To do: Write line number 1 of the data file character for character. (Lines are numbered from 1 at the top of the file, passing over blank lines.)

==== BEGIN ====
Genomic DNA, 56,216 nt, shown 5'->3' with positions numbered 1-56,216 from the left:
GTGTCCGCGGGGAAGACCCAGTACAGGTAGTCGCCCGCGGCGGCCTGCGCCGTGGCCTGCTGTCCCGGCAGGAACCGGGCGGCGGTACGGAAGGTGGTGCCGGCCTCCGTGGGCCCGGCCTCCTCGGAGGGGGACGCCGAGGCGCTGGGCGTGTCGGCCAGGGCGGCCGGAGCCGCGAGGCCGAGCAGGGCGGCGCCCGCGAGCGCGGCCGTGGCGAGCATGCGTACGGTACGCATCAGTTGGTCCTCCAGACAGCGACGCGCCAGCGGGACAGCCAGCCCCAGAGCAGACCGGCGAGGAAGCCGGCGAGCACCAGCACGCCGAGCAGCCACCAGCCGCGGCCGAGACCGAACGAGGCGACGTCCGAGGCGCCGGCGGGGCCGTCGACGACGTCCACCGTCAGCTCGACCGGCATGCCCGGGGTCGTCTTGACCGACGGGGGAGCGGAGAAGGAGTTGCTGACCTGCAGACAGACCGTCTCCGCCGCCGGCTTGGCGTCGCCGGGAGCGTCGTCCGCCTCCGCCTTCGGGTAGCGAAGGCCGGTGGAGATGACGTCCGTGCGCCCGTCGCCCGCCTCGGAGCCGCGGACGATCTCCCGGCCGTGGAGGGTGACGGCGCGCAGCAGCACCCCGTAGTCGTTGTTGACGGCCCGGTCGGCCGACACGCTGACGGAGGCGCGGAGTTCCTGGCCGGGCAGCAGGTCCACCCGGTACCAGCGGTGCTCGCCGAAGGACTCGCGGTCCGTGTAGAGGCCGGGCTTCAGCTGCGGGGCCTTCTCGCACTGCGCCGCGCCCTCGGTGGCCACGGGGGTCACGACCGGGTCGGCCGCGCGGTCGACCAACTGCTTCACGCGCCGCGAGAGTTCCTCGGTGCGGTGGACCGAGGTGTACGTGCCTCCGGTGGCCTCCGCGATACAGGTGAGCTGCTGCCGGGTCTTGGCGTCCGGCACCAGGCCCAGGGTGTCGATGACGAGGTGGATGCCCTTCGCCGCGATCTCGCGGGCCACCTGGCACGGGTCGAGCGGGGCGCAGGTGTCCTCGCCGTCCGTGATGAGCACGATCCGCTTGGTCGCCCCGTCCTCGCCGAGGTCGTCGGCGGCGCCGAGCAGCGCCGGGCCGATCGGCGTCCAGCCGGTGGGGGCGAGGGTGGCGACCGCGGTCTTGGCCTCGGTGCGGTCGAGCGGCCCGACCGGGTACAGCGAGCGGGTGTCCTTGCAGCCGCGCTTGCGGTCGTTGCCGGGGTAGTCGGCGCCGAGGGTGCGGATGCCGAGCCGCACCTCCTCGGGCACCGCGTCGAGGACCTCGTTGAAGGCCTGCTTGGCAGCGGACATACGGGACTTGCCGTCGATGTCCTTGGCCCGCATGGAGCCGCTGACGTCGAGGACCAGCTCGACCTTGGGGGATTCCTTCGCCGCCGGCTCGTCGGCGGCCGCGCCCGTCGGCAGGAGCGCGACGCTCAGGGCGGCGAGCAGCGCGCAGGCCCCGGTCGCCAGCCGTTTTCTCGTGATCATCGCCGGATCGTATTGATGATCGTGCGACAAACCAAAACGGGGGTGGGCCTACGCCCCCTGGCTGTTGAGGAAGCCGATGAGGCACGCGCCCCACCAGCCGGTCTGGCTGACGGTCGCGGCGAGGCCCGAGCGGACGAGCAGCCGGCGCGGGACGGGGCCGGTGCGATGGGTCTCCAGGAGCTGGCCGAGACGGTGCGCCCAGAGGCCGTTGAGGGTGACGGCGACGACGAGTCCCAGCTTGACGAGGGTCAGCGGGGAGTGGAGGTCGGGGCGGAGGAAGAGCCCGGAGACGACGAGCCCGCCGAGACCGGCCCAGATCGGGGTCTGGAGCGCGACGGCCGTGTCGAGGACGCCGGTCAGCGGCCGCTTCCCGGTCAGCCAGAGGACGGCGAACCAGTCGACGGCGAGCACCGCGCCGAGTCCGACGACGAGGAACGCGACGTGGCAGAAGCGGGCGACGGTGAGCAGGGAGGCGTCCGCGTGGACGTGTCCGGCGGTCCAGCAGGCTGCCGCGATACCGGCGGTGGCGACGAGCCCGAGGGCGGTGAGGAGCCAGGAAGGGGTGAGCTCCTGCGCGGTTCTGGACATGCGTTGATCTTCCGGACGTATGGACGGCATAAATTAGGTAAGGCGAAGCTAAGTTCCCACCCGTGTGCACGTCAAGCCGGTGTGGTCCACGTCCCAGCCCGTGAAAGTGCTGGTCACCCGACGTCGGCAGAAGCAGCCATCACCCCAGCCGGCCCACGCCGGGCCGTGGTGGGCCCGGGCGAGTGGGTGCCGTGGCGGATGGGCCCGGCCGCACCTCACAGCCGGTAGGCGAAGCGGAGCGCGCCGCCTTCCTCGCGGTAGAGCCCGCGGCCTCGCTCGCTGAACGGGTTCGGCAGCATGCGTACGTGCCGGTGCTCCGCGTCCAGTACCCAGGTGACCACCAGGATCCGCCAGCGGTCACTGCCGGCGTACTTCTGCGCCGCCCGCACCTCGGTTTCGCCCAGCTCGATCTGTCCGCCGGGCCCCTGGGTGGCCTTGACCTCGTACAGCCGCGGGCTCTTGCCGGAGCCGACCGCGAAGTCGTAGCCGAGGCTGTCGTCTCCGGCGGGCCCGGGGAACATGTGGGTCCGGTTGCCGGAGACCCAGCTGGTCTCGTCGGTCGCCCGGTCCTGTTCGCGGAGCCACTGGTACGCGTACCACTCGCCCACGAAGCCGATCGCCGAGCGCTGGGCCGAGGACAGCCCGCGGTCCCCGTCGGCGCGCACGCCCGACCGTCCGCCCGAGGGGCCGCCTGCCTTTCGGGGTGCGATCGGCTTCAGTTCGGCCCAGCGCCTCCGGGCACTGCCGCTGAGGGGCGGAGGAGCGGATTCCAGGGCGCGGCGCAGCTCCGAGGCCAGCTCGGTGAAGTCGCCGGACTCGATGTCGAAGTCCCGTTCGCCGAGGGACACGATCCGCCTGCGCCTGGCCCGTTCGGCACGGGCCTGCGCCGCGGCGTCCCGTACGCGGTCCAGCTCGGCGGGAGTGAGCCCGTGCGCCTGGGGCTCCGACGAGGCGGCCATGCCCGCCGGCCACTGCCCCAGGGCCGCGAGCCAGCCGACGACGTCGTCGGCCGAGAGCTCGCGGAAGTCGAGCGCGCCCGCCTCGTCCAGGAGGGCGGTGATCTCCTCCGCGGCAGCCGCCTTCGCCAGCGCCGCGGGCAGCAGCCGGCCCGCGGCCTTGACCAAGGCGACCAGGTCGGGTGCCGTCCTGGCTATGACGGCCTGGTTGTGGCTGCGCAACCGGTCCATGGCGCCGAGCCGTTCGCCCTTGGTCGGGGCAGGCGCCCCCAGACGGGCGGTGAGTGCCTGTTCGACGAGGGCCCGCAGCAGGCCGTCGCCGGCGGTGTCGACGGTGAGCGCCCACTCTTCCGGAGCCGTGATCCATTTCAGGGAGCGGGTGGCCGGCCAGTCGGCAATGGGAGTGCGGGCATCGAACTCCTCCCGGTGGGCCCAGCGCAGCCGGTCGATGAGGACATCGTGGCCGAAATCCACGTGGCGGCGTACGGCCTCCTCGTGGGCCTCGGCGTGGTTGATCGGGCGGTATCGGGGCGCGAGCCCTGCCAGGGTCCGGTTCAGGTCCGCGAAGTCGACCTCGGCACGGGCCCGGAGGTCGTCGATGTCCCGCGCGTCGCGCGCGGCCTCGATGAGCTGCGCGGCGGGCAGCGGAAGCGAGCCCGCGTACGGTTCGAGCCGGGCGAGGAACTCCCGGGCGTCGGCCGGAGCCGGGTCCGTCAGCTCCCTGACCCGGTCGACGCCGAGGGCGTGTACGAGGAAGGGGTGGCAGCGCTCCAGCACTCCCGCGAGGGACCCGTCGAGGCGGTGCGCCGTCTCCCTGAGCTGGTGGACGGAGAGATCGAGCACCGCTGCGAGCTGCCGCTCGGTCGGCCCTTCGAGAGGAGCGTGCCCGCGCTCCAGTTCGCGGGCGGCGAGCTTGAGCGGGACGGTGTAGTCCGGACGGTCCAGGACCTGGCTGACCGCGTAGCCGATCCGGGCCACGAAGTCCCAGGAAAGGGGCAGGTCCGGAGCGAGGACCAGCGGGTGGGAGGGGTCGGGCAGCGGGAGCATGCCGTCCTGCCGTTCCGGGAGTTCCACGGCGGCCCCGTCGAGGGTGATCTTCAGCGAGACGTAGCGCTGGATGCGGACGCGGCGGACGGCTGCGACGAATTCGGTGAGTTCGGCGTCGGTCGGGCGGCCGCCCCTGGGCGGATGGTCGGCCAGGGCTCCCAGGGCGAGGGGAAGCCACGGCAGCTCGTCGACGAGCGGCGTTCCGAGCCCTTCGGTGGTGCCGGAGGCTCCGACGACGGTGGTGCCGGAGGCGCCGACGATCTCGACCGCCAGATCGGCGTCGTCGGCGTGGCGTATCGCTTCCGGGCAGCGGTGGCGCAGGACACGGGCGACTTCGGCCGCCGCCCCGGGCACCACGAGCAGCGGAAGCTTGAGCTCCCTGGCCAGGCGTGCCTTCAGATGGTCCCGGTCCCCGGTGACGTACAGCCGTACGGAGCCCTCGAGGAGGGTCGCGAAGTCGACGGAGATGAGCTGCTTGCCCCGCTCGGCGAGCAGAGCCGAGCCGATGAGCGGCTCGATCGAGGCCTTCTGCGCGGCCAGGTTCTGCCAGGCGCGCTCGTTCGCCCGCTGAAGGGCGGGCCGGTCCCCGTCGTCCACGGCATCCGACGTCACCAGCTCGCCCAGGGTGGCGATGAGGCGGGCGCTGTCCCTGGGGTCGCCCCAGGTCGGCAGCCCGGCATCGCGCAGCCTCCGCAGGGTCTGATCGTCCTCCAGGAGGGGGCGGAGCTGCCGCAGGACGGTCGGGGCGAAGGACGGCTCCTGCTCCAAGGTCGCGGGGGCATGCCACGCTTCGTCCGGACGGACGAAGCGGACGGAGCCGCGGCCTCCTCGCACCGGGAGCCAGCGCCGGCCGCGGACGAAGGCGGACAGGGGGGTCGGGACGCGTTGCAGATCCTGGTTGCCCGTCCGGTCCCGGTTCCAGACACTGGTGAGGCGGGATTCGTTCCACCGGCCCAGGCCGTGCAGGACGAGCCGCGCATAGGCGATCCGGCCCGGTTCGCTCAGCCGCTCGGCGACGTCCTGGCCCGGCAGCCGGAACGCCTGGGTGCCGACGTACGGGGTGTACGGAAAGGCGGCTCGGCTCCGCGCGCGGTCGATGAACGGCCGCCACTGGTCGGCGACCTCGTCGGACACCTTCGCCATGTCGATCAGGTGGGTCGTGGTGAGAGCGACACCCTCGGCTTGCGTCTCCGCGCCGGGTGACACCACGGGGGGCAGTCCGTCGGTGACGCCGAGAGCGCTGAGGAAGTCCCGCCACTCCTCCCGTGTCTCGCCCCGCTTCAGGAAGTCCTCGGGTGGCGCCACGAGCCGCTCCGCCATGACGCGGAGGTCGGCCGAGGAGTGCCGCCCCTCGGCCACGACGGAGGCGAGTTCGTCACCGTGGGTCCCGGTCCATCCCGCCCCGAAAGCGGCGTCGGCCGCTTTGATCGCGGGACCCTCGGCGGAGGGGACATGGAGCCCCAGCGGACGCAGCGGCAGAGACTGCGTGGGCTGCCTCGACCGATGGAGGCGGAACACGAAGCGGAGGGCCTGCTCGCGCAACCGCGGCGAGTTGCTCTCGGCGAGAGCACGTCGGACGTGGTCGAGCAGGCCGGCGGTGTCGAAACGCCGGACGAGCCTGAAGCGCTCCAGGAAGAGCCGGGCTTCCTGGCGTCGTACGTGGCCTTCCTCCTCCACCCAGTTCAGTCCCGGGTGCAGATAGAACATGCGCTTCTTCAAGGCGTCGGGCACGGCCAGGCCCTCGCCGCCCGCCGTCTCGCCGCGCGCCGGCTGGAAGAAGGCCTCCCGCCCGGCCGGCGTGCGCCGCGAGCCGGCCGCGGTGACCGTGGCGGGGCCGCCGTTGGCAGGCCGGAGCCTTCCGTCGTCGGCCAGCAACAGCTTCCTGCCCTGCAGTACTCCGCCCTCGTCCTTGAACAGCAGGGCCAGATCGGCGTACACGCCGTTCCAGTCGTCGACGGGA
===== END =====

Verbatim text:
Genomic DNA, 56,216 nt, shown 5'->3' with positions numbered 1-56,216 from the left: